“Everything you can imagine is real.” ― Pablo Picasso
Having read the following article I am in a quandary of whether to embrace the new or mourn the loss of the old. As a child I lived in my imagination. I was in ancient Greece listening to the gods as they spoke; on a ship sailing around the Cape of Good Hope to India for adventure and conquering distant worlds. In my mind I created the landscapes, the voices, and the limps as a person walked or the expressions of a child’s face. I saw the plot, the action and the colors in my mind. I was anything or anywhere I could wrap my mind around. Writing was a natural extension of my mind’s playground that I wanted to share. Yet, this future calls to me, enticing me as the possibilities lick at me like a puppy’s wet tongue. As a writer I hear the bells and whistles that could be possible with the evolving sprawl of eBooks and I think, oh what good fun!
On the other hand, I wonder what the cost could be to mankind if this future of eBooks became not only a reality but the norm of mankind. If we were to be encompassed with the visual, the audible and the immersion of learning swamping all our other senses then what would happen to our imagination? What of the Ben Franklins, the George Washington Carvers, the Orville and Wilbur Wrights, and the Preston Tuckers who made and make our world the one we have. Would this new technology eliminate what makes humans so uniquely us, the ability to create outside of the universe of writing? Would only those who were authors be the new creators of our world? What would be the cost of the loss of everyone else’s imagination?
Don’t get me wrong. I love being a writer, of having people read what I create and becoming lost in the story. I just don’t want that to the exclusion of everyone else’s creativity. I believe in the body principle of Christianity. Everyone has a purpose, a function if you will. Without all of us working together we do not have a healthy body and end up walking in circles with our head tilted to one side. Too much of any one thing in my opinion is not good, but hey, I was always a rebel of one kind or another.
A manifesto for ebooks
Published September 08, 2015. By Catherine Dunn
“We’re witnessing the birth of a new art form,” writes Catherine Dunn of Help For Writers. And in this refreshingly upbeat assessment of ebooks’ potential, she works against some of the “print under glass” disappointment expressed by others in our series of #FutureBook15 manifestos. Here in these early dark days of digital disruption and despair, she predicts, “Content will be designed to lead you off the beaten track, up the garden path and perhaps even around the bend.” I am so there. Hang on, Dunn tells us in this secret smile of a manifesto: “If we could see the future, it’d blow our minds.” —Porter Anderson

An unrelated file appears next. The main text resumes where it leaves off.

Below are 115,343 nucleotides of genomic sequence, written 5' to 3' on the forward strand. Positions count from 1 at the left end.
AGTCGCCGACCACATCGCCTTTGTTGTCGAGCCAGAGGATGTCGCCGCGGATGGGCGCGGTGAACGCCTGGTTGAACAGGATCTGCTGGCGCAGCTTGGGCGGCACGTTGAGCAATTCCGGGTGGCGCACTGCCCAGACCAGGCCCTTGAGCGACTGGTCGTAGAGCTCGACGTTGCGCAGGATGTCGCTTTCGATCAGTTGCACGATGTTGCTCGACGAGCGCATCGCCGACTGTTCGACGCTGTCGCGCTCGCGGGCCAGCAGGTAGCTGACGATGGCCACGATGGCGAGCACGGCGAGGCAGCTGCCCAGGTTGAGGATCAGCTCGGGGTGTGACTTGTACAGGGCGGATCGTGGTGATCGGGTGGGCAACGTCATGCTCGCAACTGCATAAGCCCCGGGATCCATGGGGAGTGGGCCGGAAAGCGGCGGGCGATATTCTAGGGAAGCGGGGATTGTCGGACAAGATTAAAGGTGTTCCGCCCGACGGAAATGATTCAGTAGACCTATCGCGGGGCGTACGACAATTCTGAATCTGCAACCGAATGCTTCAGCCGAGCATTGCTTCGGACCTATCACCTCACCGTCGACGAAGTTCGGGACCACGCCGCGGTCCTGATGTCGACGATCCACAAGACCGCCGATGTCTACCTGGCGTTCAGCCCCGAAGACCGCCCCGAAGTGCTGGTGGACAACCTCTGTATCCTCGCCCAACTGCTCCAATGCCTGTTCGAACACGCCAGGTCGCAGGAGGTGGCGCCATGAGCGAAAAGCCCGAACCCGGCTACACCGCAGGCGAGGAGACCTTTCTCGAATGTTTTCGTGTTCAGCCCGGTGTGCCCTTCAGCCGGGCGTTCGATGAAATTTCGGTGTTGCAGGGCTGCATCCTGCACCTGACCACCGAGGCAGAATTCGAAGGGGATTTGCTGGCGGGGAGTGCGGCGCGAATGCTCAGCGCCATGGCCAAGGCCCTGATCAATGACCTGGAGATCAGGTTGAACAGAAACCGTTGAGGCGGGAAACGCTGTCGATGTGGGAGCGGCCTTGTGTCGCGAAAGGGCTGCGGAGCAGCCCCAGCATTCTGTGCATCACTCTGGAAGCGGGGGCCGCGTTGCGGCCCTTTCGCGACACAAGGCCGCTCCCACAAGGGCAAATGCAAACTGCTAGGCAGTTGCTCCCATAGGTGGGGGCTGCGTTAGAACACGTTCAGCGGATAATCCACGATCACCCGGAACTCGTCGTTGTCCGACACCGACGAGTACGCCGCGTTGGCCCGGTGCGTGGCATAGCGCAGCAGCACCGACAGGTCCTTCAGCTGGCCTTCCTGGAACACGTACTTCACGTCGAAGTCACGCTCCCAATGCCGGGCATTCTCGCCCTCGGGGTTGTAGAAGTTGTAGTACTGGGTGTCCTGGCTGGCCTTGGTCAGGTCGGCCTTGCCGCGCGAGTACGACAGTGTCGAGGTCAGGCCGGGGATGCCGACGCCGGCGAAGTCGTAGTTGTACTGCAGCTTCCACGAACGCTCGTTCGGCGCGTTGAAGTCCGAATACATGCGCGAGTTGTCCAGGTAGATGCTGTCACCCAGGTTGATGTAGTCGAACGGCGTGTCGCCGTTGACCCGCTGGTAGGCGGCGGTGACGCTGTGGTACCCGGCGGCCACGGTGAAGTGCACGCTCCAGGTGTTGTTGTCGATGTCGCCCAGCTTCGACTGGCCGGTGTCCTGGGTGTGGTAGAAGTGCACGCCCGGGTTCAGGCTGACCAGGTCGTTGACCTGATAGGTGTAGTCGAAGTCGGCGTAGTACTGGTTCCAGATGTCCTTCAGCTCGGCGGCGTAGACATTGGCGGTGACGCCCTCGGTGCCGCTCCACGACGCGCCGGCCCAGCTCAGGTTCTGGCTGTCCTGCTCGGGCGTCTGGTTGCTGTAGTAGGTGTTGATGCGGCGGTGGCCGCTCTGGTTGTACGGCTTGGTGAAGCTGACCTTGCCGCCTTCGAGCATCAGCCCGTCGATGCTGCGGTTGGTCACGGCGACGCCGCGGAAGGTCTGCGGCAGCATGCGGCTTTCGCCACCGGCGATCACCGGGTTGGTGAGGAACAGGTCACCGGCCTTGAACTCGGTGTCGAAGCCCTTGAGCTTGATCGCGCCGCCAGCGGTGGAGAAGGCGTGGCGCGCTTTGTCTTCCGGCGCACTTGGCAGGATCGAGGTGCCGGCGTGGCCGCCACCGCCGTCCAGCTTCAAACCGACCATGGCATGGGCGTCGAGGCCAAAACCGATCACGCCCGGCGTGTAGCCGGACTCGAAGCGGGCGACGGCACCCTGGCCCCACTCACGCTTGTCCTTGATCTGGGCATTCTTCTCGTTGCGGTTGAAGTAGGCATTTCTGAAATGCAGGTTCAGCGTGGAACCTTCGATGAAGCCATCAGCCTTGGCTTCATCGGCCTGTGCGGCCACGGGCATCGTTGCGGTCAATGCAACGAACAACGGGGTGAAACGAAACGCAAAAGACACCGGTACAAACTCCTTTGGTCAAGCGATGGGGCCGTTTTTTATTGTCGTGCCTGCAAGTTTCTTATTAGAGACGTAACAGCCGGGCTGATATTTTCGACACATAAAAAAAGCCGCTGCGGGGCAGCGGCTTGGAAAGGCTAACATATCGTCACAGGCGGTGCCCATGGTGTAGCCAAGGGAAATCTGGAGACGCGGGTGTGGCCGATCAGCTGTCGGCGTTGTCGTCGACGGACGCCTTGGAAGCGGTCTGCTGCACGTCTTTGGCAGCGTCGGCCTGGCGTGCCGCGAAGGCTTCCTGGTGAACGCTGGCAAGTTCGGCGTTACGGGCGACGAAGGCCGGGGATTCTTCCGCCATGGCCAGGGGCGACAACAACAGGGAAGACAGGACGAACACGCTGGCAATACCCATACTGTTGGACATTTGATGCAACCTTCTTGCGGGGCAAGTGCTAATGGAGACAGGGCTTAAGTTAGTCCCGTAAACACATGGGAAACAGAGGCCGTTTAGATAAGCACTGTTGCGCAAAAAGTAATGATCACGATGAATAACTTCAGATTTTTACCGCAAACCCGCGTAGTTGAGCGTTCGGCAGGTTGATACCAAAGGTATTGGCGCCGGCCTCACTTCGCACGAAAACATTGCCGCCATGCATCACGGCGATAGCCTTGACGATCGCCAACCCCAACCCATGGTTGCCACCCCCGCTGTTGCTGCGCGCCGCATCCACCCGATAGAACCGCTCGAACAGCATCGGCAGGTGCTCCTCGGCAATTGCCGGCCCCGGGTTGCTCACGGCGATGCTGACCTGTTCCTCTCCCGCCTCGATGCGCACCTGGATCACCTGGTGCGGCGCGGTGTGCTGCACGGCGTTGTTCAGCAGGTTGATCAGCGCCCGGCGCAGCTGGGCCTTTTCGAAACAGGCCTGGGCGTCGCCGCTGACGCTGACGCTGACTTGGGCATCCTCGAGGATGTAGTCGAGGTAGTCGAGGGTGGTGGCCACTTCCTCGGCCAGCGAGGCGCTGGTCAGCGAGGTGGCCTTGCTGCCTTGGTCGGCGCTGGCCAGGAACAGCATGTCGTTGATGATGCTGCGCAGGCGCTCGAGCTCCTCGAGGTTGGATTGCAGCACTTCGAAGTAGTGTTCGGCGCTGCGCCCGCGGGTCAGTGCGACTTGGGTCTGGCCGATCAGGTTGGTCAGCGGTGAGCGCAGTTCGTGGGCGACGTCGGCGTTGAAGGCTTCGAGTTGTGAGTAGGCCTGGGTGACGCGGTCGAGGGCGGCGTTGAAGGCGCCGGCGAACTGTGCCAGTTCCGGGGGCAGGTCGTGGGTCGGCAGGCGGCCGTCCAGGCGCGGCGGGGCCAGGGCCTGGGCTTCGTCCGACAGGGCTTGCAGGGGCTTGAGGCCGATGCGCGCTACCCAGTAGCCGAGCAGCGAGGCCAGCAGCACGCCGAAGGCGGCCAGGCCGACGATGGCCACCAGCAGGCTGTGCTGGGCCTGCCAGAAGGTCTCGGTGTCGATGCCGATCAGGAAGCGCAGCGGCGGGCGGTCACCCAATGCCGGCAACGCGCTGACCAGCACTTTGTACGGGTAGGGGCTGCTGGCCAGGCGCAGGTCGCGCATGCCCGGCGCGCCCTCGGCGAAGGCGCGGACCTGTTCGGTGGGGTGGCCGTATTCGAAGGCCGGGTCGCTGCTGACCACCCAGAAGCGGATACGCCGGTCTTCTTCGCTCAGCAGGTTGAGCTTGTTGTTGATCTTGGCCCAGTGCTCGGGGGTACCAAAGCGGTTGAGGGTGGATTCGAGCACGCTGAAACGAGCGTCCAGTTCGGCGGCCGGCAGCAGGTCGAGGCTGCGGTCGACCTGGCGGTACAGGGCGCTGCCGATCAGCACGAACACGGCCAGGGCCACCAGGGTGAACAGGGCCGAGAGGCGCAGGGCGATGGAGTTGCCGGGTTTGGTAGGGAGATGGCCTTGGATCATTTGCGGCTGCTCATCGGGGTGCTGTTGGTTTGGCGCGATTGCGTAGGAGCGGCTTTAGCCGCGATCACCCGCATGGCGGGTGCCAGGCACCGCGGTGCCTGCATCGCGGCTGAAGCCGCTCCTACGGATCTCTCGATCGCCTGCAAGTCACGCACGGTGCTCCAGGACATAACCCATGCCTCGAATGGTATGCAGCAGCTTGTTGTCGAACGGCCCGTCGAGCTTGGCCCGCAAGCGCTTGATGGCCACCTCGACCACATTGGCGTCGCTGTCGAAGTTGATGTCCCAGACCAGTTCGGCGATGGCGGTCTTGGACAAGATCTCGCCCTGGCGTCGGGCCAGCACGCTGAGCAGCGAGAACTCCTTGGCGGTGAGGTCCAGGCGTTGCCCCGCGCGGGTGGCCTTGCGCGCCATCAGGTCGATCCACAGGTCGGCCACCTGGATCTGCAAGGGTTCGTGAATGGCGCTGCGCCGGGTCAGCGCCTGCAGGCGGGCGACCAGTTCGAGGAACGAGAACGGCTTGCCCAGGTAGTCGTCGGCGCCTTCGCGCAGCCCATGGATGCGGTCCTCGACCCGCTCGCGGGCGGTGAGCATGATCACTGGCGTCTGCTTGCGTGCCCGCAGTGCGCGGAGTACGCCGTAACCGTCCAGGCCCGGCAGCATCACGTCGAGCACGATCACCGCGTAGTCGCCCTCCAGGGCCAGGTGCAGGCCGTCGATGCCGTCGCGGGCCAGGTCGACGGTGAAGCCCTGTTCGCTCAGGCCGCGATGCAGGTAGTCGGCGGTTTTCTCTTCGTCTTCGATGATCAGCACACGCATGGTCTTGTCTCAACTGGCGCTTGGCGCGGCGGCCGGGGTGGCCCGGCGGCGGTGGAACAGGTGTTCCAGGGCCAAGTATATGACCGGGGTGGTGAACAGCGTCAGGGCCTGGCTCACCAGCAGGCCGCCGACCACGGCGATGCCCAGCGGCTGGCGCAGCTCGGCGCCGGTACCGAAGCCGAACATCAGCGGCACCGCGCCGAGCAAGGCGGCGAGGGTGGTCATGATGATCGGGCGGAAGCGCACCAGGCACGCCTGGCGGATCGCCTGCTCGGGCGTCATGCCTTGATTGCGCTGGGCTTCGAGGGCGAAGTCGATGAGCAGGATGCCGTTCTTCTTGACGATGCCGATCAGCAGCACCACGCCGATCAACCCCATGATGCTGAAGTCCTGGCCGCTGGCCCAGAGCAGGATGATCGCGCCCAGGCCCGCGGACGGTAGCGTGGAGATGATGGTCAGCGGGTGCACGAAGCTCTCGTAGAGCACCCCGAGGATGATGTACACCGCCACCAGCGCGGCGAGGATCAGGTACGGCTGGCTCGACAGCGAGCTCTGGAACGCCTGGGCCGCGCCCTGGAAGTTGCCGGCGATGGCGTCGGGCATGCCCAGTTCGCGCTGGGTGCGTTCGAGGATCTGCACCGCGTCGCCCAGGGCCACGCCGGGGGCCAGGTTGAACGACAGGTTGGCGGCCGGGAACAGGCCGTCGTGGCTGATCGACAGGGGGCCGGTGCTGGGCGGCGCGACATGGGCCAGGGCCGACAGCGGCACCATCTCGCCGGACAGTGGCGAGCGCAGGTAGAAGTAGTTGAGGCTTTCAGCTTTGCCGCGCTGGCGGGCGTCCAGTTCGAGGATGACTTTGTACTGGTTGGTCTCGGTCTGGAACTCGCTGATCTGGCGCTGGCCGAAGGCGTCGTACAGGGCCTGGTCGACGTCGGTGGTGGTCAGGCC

Ebooks will reshape the definition of the word ‘book’
Eventually they will shake it off altogether.
When photography was invented no one predicted the world of the moving picture we have now. Cinema, television and the seemingly bottomless video pit that is the internet were inconceivable when even a still photo was a marvel. Ebooks will travel to places we haven’t yet dreamed of.
Enhanced ebooks can already deliver a multi-sensory experience, but there is a lingering worry that this format could be a distraction, taking away from the submersive nature of reading and eventually becoming indistinguishable from games. Writers, artists and technicians will still be keen to explore this avenue, though, leading to much more sophisticated integration of the multi-sensory environment.
With the increase in audiovisual entertainment in the home—bearing in mind the decline in cinema-going—it’s easy to imagine a future in which, surrounded by screens and speakers, we can see the sunrise and hear the birdsong with our author’s hero, sit in a coffee shop with him and experience the darkness when he’s locked in a car boot. Ebooks will be able to track our eye movements and talk to other technology to deliver a subtle experience that enhances, rather than detracts from, our immersion in the author’s words and worlds.